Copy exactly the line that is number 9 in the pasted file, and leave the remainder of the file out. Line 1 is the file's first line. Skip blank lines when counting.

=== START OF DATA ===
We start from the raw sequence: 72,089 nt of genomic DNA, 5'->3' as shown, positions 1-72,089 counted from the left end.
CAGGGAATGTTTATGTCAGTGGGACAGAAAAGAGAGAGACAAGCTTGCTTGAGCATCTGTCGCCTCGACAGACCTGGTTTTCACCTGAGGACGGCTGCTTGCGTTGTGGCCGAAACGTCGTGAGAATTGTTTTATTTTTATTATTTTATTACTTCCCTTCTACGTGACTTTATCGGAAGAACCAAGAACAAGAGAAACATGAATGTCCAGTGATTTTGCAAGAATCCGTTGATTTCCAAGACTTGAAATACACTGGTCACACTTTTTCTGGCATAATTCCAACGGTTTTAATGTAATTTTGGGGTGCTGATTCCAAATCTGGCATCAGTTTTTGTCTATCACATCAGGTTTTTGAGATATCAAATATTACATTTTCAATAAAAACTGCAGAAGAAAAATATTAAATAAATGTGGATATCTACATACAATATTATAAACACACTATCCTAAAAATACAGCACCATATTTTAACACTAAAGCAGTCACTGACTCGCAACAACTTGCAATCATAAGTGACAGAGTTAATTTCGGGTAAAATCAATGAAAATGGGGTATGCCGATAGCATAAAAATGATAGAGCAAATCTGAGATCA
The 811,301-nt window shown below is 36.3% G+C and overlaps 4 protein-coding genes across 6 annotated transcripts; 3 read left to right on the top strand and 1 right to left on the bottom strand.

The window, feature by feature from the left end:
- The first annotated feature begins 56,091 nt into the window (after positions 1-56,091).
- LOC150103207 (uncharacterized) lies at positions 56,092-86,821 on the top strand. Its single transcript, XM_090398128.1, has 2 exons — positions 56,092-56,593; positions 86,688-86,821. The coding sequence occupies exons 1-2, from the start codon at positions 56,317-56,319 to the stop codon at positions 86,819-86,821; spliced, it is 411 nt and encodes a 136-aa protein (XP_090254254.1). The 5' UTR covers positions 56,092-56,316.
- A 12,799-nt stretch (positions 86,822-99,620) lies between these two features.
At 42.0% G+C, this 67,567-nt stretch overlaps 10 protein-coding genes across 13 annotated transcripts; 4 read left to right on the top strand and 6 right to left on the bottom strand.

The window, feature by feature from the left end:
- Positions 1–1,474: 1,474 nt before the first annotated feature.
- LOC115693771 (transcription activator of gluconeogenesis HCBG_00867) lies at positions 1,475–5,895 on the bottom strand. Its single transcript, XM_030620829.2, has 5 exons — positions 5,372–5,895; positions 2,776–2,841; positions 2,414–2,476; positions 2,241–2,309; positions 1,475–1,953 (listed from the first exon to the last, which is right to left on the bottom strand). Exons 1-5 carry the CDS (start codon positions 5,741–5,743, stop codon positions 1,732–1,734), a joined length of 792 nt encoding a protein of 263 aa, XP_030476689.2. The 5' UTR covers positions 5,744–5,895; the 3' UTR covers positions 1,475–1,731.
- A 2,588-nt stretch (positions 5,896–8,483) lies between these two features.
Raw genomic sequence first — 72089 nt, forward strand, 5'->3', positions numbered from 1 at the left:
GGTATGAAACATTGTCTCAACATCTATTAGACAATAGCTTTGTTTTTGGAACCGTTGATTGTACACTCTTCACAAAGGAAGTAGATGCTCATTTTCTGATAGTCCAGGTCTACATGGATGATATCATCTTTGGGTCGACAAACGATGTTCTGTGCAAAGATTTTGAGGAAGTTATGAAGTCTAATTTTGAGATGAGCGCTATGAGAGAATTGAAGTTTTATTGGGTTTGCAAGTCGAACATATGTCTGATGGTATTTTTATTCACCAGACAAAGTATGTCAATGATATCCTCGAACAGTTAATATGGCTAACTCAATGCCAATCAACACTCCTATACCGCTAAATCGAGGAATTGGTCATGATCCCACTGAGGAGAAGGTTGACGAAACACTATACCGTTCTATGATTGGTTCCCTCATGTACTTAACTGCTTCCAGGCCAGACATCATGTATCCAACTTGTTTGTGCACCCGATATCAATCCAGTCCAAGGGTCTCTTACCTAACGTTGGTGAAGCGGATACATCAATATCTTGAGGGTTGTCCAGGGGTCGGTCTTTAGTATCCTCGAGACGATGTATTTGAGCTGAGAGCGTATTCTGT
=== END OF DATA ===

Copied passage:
The window, feature by feature from the left end: